Formations 07.12.2015: The Value of Wisdom

Job 28:1-4, 12-13, 23-28

Robert Lewis Reid, Wisdom, 1896, Library of Congress, Washington, DC

Robert Lewis Reid, Wisdom, 1896, Library of Congress, Washington, DC

Canadian author and theologian Tom Harpur observes that otherwise brilliant high-profile celebrities can get themselves into some extraordinary messes. “If only wisdom were valued as highly as charisma is,” he says, “many would be spared humiliation on the public stage.”

True wisdom, however, is not a prized commodity in modern culture. Universities don’t teach it. Government programs do not subsidize or promote it. Harpur continues to say,

On our scale of values, wisdom isn’t on our screen of vision at all. Our culture is so entranced by technology, consumerism and bottom-line thinking that the pursuit of wisdom has been nearly obliterated from consciousness altogether. It’s no wonder many are finding that, deep down, life seems very shallow.

In today’s text, our protagonist cries out for wisdom with which to face his ongoing tragedies. In some ways, Job 28 is a turning point in the book. Job and his friends struggle to make sense of Job’s suffering. Job contends that the conventional theology, in which God rewards the faithful and punishes the wicked, is too simplistic to account for his experience.

In the midst of this debate, Job utters this hymn in praise of wisdom. God knows the way of wisdom, he says, but humans must struggle to find it. The search for wisdom, however, seems to offer Job what his friends’ pat theological answers cannot.

It is often the case that our beliefs and values are tested in times of suffering. Job’s crisis of faith led him to explore different answers from the ones his tradition had given him. Help participants acknowledge the importance—and the difficulty—of looking at their lives and their faith from a fresh perspective.

Tom Harpur, “Seeking Wisdom? Start Your Search with Reverence,” Owen Sound Sun Times, 16 June 2015


• What would you propose as a working definition of the word “wisdom”?
• How has wisdom helped you avoid problems in life?
• How has wisdom helped you get back on your feet after a tragedy?
• What is the relationship between suffering and growing in wisdom?

Reference Shelf

Wisdom’s Remoteness and Profundity

Access to wisdom was denied by some. The hymn about wisdom’s inaccessibility in Job 28 struck a note that resonated in many hearts. Only God has access to wisdom; humans, like Sheol and Abaddon, come no closer than capturing a rumor about her. The author of Ecclesiastes emphasizes wisdom’s remoteness and profundity: “I have tested all this by wisdom; I said, ‘I shall be wise,’ but it was far from me. Distant—whatever is—and extraordinarily deep; who can find it?” (7:23-24) The author of Baruch concurs with this sentiment: “Who has gone up into heaven, and taken her, and brought her down from the clouds? Who has gone over the sea, and found her, and will buy her for pure gold? No one knows the way to her, or is concerned about the path to her” (Bar 3:29-31). The echo of Deut 30:12-13 becomes audibly distinct as Baruch equates wisdom with the Mosaic Law (4:1).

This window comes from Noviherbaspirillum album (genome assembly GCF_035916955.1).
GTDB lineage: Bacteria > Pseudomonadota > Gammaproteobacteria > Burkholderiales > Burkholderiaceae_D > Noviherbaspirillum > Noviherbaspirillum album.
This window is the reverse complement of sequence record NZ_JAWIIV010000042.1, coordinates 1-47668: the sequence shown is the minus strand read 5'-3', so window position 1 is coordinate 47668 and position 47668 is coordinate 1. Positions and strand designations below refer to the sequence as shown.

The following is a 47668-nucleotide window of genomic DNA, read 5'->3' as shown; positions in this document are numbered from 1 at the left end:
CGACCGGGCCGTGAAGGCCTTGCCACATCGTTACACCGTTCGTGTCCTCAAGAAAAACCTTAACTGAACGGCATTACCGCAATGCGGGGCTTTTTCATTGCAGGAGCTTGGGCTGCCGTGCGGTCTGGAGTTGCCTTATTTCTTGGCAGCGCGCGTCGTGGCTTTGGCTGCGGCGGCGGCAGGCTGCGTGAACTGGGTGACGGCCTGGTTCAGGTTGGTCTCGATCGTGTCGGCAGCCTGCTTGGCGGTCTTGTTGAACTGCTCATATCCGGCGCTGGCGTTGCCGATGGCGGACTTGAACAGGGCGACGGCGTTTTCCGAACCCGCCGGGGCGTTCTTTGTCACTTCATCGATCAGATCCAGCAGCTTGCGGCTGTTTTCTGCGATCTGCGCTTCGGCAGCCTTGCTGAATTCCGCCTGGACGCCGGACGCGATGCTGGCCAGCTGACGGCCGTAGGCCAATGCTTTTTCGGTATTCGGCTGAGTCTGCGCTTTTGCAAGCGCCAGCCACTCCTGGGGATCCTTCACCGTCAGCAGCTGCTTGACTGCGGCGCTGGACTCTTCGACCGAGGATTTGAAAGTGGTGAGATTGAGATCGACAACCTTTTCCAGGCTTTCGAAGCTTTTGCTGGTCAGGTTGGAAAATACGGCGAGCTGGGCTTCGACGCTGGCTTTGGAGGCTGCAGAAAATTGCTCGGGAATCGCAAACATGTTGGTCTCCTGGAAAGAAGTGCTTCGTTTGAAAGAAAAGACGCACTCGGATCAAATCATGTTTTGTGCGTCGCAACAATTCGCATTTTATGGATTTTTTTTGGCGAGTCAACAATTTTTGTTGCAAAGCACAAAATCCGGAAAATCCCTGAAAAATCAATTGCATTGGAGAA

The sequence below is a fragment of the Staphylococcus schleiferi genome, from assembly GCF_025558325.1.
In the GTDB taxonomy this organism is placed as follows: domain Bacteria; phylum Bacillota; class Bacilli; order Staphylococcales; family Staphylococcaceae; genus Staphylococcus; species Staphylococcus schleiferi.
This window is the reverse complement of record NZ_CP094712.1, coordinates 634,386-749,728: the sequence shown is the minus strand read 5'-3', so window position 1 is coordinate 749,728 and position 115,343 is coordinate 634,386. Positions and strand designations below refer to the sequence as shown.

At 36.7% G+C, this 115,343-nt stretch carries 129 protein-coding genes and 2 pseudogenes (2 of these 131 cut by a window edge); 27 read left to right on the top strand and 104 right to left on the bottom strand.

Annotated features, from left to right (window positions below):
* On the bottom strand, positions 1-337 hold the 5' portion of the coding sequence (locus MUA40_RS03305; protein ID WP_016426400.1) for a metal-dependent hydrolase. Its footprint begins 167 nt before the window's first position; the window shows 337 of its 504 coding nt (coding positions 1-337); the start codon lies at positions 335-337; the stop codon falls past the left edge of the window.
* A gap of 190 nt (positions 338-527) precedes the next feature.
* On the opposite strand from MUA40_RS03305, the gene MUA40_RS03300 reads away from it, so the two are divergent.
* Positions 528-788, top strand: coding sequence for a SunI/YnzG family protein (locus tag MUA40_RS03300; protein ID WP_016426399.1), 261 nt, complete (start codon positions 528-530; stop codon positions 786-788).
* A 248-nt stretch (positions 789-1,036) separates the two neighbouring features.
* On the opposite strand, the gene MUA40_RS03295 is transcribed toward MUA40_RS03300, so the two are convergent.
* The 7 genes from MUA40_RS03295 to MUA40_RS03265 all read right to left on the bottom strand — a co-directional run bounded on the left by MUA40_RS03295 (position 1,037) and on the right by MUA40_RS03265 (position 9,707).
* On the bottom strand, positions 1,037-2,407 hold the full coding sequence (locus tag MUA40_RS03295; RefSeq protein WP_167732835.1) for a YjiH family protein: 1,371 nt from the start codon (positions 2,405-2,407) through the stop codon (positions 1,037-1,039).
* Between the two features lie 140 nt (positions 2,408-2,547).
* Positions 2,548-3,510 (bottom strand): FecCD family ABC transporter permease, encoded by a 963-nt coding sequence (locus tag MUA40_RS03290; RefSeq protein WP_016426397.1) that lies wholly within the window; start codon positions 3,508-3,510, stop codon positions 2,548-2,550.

James L. Crenshaw, “Wisdom in the Old Testament,” Mercer Dictionary of the Bible, ed. Watson E. Mills et al. (Macon GA: Mercer University Press, 1990), 962.

The Drama Hangs in Suspension

C. Westermann has used the suggestive term “fermata” to describe the role this soliloquy [i.e., Job 28] plays. In musical terms, a fermata is a sign placed above the staff to indicate that a particular note should be held longer than its assigned value in order for the composition to maintain its intended rhythm and pace. Readers may think of Job 28 as playing an analogous role. In literary terms, it is a resting place within the book’s drama. The dialogues between Job and his friends have ended. Job’s last speech (chs. 29–31) has not yet begun. At this penultimate juncture in Job’s discourse, he has blessed and he has cursed…, but by neither of these means has he been able to obtain answers to the questions he raised from the ash heap at the outset of this journey. Now he appears to pause in consideration of another question, differently phrased than those first uttered in chapter 3 but similarly freighted: “Where shall wisdom be found?” (28:12; cf. v. 20). The closing verse of this second soliloquy suggests that Job is now ready to reconsider the answer that was posited for him by God at the very beginning of the story. Perhaps wisdom and understanding comes only by embracing the traditional model of piety that is defined by “fear of the Lord” and “departing from evil” (28:28; cf. 1:8; 2:3).

But if this is Job’s only recourse, then there should be little surprise that he would want to weigh this matter very carefully. God already knows that Job is the perfect example of this kind of piety. Moreover, Job now has more than enough reason to believe that this kind of piety only makes him a better target for destruction. Given this situation, what should Job do next? Should he return to a kind of piety that asks no questions, offers no complaints, expects no justice? Is such piety the “functional equivalent” of the only wisdom he can hope to obtain? Or should he press on with the search for something more and different, something beyond what either he or the friends have thus far been able to thrash out? The fermata that stands over the last word in chapter 28 suggests that the drama now hangs in suspension while Job considers out loud his next move.

Samuel E. Balentine, Job, Smyth & Helwys Bible Commentary (Macon GA: Smyth & Helwys, 2006), 417.

Darrell Pursiful is the editor of Formations. He is an adjunct professor at Mercer University and an active member of the First Baptist Church of Christ in Macon, Georgia.


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